Planning for the future is hard, but it is necessary. Whether you own a business, teach in a classroom or are a parent – you know the responsibility, you know the burden of future planning. If you make plans too rigid, you may not be flexible enough to handle what can lie ahead. Make them too casual, and risk the whole plan collapsing without structure. This issue came up often while I was campaigning with the governor last fall, and even then he was consistent on three things: We must live within our means, we must reduce spending to meet our current revenue, and we must give Alaskans their statutory share of the state-owned oil and mineral wealth — in other words, a full Permanent Fund dividend. Gov. Mike Dunleavy is one of the few elected officials who is keeping his word to Alaskans.
My time as a former presiding officer and finance chair in the state Legislature provided insight as to how budgets are allocated to state services. More importantly, in my time as a state resident and working in various community service organizations, I’ve witnessed and experienced how those services affect the daily lives of all Alaskans. Your state government has a serious and unquestionable responsibility to provide a level of support and protection to every Alaskan. But I’ve also watched as growing state budgets have vastly exceeded our levels of revenue. My legislative colleagues and I struggled for years to bring our spending back in line with our income, in order to prevent catastrophe in the very near future. The desire to fund the needs and comforts of our Alaska friends and neighbors must ultimately be limited by the resources we have to do so. Like any household or organization, fiscal disaster is inevitable if we continue to spend money that we simply don’t have.
The tempting approach to our roller-coaster, deficit-ridden budget process would be to keep ignoring the deficits and declining to make the necessary spending reductions, worsening our situation while only avoiding serious discontent from budget recipients momentarily. A too-casual approach might be lazily slapping an income tax on the citizens of Alaska, providing a marginal, temporary revenue boost while devaluing Alaska’s attraction to business activity and investment. Both of these approaches will assuredly result in failure for the same reason: They allow only a short-term avoidance of discomfort while kicking the can down the road to the next legislative session or the next generation of Alaskans. Without immediate, forward-thinking action, the consequences of neglecting our state financial problems will quickly become too great to manage, giving future Legislatures an impossible task and jeopardizing the very existence of that next generation.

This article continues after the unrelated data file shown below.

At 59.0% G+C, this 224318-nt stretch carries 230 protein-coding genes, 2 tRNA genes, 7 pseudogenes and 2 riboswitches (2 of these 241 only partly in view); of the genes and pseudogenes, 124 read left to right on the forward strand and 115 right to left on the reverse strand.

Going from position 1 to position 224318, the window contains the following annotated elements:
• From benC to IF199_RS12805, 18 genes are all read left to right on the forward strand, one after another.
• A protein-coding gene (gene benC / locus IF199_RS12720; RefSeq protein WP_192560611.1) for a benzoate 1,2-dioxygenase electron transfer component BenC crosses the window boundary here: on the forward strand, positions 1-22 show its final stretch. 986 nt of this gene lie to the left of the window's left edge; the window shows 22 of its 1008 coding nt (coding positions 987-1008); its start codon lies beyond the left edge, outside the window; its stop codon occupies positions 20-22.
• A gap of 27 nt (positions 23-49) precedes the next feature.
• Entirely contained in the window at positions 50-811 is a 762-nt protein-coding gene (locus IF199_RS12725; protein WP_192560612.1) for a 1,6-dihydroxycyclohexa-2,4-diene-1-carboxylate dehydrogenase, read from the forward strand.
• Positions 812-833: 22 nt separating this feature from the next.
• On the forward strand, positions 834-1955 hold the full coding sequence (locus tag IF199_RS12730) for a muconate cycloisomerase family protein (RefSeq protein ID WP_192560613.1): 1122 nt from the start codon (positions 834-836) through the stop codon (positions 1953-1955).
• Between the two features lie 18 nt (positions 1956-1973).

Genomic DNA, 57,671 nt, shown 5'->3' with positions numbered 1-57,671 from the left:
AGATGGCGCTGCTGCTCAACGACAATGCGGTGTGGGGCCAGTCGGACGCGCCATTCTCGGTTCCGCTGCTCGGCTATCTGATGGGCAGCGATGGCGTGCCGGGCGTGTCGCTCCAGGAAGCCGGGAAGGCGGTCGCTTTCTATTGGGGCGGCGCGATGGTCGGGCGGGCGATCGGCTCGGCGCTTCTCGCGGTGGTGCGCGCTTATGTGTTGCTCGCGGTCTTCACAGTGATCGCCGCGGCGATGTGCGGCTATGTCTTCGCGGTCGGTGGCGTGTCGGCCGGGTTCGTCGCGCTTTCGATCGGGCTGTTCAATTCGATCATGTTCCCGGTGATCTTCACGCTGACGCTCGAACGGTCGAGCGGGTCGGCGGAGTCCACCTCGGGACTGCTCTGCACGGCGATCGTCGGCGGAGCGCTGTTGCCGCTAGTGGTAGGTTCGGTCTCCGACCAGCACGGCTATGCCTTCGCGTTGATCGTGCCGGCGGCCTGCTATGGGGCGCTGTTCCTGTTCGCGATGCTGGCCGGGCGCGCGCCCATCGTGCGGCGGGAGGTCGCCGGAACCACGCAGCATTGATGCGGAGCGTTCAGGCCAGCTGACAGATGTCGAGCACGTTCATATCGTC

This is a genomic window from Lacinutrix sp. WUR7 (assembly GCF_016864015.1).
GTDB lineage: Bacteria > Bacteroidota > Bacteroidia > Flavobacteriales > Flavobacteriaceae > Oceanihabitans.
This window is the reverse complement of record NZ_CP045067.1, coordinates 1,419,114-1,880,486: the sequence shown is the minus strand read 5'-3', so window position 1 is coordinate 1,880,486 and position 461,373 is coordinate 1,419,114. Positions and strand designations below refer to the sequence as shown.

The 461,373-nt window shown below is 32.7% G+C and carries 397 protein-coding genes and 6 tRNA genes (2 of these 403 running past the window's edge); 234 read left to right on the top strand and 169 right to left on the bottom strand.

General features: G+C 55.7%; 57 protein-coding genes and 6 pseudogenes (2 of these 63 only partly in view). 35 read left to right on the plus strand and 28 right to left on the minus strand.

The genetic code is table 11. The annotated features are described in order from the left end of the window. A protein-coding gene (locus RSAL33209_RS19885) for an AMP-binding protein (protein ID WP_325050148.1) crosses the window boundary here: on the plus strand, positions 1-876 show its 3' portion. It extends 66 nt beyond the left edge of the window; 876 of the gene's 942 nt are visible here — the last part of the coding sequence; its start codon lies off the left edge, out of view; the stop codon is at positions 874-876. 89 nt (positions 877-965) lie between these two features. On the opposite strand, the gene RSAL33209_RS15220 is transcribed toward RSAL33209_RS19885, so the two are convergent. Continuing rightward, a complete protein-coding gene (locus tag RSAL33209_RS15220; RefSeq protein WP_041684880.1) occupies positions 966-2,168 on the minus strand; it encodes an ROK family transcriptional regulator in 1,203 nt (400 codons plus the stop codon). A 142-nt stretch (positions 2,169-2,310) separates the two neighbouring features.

Instead of submitting to the temptations of self-interest or willful delusion, Gov. Dunleavy successfully campaigned on the promise of taking Alaska off its unsustainable path of debt and default, to make the hard choices himself instead of hoping someone else would. Last year, Alaskans voted decisively to empower him to change the direction of the state to one of success and stability. The hard work and pain of establishing strength and security now is the price paid for the fiscal prosperity and stability of tomorrow.
No one will argue that it is easy or enjoyable to cut a budget. The pain of those who lose a job or find their support reduced is, believe it or not, shared by those of us shouldered with the responsibility of representing our friends and neighbors who elected us to office. We take this responsibility most seriously, and we demand of ourselves the effort to provide the support that Alaskans need — not just today, but what we will need tomorrow and for generations to come.
As we restore the state budget to one that matches our current revenue, we understand and remember that there will be at least one individual negatively affected by every cut. But the renewal of Alaska’s financial security and sustainability is ultimately a benefit to every resident, and the generations of Alaskans for years to come will thank Gov. Dunleavy and the Legislature that helped him secure Alaska’s future.
Kevin Meyer is the lieutenant governor of Alaska.
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